6 Good Reasons to go to the 56th Venice Biennale

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The Venice Biennale is a place of legend in the world of contemporary art. Every two years, the most promising emerging artists along with the stars of the contemporary art collectors and museum directors from around the world flock to the Venice Biennale, and each year, nearly 500,000 privileged visitors stroll in the city Serene Venice between the Giardini, Arsenal and other formal places.

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If you’re not already part of the Jetset art, such as the bags that are already at the Danieli for the opening of the Venice Biennale, then the beginning of the exhibition is Saturday, May 9, 2015 at 10am. The festivities will last without interruption until 22 November 2015.

Artsper gives you 6 reasons not to miss the festival and learn all you can about the 2015 Venice Biennale.

{Some figures}

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There are 136 artists, including 89 exhibiting, for the first time at the Venice Biennale, hailing from 53 countries. In 2015, it will be the first time Mauritania, Mongolia, Mozambique and Seychelles will be participating.

Venice turns into a contemporary art museum. In addition to the 30 permanent national pavilions in the Giardini, a 50,000m 2 exhibition at the Arsenal, and 44 side events that have been approved by the commissioner of the artistic 56th Venice Biennale, Okwui Enwezor.

There were 440,000 visitors during a six month period in 2013, an average of 3,000 visitors a day; an impressive attendance but far from being too much.

 

{For history!}

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It was Napoleon Bonaparte who ordered the construction of the Giardini, and the building became the Central Pavilion.

The Venice Biennale was held for the first time in 1893 at the initiative of the city of Venice to commemorate the wedding of King Humbert I of Italy and Marguerite of Savoy. However, the royalty were not of Italian origin, but Savoyard.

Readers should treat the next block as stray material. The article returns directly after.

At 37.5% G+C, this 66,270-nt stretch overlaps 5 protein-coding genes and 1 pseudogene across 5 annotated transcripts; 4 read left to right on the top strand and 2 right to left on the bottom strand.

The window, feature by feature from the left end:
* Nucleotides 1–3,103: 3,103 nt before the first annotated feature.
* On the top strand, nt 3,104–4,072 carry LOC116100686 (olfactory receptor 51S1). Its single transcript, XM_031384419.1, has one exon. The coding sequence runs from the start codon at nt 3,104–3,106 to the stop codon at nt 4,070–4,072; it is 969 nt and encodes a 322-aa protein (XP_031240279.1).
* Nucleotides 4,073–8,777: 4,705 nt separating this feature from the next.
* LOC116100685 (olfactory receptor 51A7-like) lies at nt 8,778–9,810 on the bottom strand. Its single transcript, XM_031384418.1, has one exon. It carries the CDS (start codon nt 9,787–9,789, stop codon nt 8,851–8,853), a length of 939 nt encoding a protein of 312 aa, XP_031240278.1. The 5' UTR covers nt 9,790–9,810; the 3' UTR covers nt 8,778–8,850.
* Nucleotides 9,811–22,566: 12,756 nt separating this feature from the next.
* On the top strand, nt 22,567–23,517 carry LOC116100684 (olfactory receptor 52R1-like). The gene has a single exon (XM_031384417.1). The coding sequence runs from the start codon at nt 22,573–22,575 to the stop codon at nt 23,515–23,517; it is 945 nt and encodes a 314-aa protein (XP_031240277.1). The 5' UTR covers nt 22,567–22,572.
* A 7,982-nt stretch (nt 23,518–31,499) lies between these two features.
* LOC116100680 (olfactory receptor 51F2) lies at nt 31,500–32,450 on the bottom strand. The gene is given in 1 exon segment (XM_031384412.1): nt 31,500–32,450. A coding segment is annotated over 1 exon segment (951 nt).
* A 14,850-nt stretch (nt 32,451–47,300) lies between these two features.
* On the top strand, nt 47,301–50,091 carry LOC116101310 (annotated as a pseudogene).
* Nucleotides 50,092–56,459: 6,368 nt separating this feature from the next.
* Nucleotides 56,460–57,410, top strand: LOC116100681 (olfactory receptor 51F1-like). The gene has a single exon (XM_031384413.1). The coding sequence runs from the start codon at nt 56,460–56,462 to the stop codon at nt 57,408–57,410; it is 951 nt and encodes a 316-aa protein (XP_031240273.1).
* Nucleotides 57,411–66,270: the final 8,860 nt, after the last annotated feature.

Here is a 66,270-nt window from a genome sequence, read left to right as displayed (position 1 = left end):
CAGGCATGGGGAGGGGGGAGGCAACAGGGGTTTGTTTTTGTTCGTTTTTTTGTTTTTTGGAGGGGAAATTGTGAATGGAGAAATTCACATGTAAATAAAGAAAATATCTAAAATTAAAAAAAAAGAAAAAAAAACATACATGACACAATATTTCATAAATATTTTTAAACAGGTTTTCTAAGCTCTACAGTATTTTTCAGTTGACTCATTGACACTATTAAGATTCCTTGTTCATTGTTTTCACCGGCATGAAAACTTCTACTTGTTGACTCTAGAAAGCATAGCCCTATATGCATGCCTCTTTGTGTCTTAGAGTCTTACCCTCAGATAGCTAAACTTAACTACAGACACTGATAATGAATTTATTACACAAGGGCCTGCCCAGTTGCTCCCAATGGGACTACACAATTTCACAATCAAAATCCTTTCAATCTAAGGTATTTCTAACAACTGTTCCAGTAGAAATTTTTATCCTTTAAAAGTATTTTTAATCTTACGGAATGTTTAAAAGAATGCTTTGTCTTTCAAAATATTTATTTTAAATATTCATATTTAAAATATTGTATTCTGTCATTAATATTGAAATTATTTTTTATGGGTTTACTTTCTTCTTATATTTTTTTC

Would it not also flatter French patriotism by going to the Venice Biennale?

 

{Guided and educational tours}

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For the 56th edition of the Venice Biennale, the organizers wanted to facilitate the visit by offering educational tours, individual or collective, for professionals, amateurs and layman.

The tours vary depending on your degree of initiation to contemporary art.

 

{For music lovers: the French Pavilion}

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For the 55th Venice Biennale held in 2013, France had already heckled the musical ears of visitors with the work Ravel Ravel Unravel by Anri Sala. The artist composed sound forms, namely, visual and musical variations of a Ravel concerto.

For the 56 edition of the Venice Biennale, it was the artsit Celeste Boursier-Mougenot who transformed the pavillon into a “dreamlike and organic island”. Curated by Emma Lavigne, the artist is used to put nature as their contribution for his musical works. In 2012, birds played on guitars at the Cent Quatre. This year, with the work Revolutions, it is the movement of the trees (rustling leaves and the noise of colliding branches) which generates a current at low voltage and result in music.

Inside, one can recline on one of the sofas available and rest from this grueling artistic marathon and contemplate the music and video together with the movement of trees and clouds.

 

{For movie buffs, The Venice Film Festival}

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The Venice Biennale is not only a contemporary art exhibition. From 2 to 12 September held the Venice Film Festival, the oldest and one of the most famous film festivals in the world arrives.

To submit a film for the 72th edition, the deadline is June 19th!

{For the believers: the Holy See Pavilion}

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In the beginning, the Word was made flesh” is the theme chosen by the Commissioner of the Pavilion, Cardinal Gianfranco Ravasi, for his second participation at the Venice Biennale, the Vatican exhibit in the Pavilion Arme.

Guided by the interests of economy and restraint inherent in the Christian Church, the artistic program is built around the two “Tables” of the Prologue of John, namely “the beginning” and the “flesh”.

 

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